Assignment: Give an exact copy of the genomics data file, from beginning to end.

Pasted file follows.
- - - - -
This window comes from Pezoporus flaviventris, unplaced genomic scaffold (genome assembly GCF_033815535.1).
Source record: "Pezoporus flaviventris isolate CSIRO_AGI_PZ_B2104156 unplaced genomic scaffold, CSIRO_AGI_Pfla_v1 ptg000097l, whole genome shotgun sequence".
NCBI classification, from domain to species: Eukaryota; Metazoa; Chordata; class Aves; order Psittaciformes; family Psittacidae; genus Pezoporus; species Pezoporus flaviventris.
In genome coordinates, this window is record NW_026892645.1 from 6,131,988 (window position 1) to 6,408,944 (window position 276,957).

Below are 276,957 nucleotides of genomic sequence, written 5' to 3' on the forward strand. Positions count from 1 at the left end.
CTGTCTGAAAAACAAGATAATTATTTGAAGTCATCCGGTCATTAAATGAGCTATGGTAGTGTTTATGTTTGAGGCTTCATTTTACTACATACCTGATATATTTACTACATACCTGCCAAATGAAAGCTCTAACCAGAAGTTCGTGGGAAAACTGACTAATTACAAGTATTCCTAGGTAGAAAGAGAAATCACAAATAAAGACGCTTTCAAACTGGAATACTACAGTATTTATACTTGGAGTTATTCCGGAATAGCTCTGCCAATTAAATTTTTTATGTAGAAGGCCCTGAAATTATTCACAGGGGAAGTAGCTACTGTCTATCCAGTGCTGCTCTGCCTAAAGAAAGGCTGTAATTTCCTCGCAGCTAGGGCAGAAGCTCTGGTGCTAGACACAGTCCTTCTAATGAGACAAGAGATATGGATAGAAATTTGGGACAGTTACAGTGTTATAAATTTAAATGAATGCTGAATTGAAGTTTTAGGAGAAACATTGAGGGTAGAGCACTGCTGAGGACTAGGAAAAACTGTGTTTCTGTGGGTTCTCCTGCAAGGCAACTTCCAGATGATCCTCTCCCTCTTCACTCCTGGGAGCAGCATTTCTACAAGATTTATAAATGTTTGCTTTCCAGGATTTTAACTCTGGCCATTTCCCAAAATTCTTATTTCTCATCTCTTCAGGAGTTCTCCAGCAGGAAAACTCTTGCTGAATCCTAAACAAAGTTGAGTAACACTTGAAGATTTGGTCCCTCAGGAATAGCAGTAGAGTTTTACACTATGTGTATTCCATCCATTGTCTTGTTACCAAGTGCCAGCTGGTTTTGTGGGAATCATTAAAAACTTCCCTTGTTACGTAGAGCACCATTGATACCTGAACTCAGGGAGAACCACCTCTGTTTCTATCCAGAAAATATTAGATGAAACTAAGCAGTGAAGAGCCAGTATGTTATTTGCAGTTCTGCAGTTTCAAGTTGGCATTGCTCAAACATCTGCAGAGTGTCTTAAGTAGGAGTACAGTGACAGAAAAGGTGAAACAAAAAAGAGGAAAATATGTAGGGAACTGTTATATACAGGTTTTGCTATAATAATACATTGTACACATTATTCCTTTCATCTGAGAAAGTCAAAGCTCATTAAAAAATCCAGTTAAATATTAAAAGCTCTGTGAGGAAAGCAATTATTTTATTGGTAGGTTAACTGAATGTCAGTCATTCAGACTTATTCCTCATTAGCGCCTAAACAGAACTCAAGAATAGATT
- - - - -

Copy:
This window comes from Pezoporus flaviventris, unplaced genomic scaffold (genome assembly GCF_033815535.1).
Source record: "Pezoporus flaviventris isolate CSIRO_AGI_PZ_B2104156 unplaced genomic scaffold, CSIRO_AGI_Pfla_v1 ptg000097l, whole genome shotgun sequence".
NCBI classification, from domain to species: Eukaryota; Metazoa; Chordata; class Aves; order Psittaciformes; family Psittacidae; genus Pezoporus; species Pezoporus flaviventris.
In genome coordinates, this window is record NW_026892645.1 from 6,131,988 (window position 1) to 6,408,944 (window position 276,957).

Below are 276,957 nucleotides of genomic sequence, written 5' to 3' on the forward strand. Positions count from 1 at the left end.
CTGTCTGAAAAACAAGATAATTATTTGAAGTCATCCGGTCATTAAATGAGCTATGGTAGTGTTTATGTTTGAGGCTTCATTTTACTACATACCTGATATATTTACTACATACCTGCCAAATGAAAGCTCTAACCAGAAGTTCGTGGGAAAACTGACTAATTACAAGTATTCCTAGGTAGAAAGAGAAATCACAAATAAAGACGCTTTCAAACTGGAATACTACAGTATTTATACTTGGAGTTATTCCGGAATAGCTCTGCCAATTAAATTTTTTATGTAGAAGGCCCTGAAATTATTCACAGGGGAAGTAGCTACTGTCTATCCAGTGCTGCTCTGCCTAAAGAAAGGCTGTAATTTCCTCGCAGCTAGGGCAGAAGCTCTGGTGCTAGACACAGTCCTTCTAATGAGACAAGAGATATGGATAGAAATTTGGGACAGTTACAGTGTTATAAATTTAAATGAATGCTGAATTGAAGTTTTAGGAGAAACATTGAGGGTAGAGCACTGCTGAGGACTAGGAAAAACTGTGTTTCTGTGGGTTCTCCTGCAAGGCAACTTCCAGATGATCCTCTCCCTCTTCACTCCTGGGAGCAGCATTTCTACAAGATTTATAAATGTTTGCTTTCCAGGATTTTAACTCTGGCCATTTCCCAAAATTCTTATTTCTCATCTCTTCAGGAGTTCTCCAGCAGGAAAACTCTTGCTGAATCCTAAACAAAGTTGAGTAACACTTGAAGATTTGGTCCCTCAGGAATAGCAGTAGAGTTTTACACTATGTGTATTCCATCCATTGTCTTGTTACCAAGTGCCAGCTGGTTTTGTGGGAATCATTAAAAACTTCCCTTGTTACGTAGAGCACCATTGATACCTGAACTCAGGGAGAACCACCTCTGTTTCTATCCAGAAAATATTAGATGAAACTAAGCAGTGAAGAGCCAGTATGTTATTTGCAGTTCTGCAGTTTCAAGTTGGCATTGCTCAAACATCTGCAGAGTGTCTTAAGTAGGAGTACAGTGACAGAAAAGGTGAAACAAAAAAGAGGAAAATATGTAGGGAACTGTTATATACAGGTTTTGCTATAATAATACATTGTACACATTATTCCTTTCATCTGAGAAAGTCAAAGCTCATTAAAAAATCCAGTTAAATATTAAAAGCTCTGTGAGGAAAGCAATTATTTTATTGGTAGGTTAACTGAATGTCAGTCATTCAGACTTATTCCTCATTAGCGCCTAAACAGAACTCAAGAATAGATT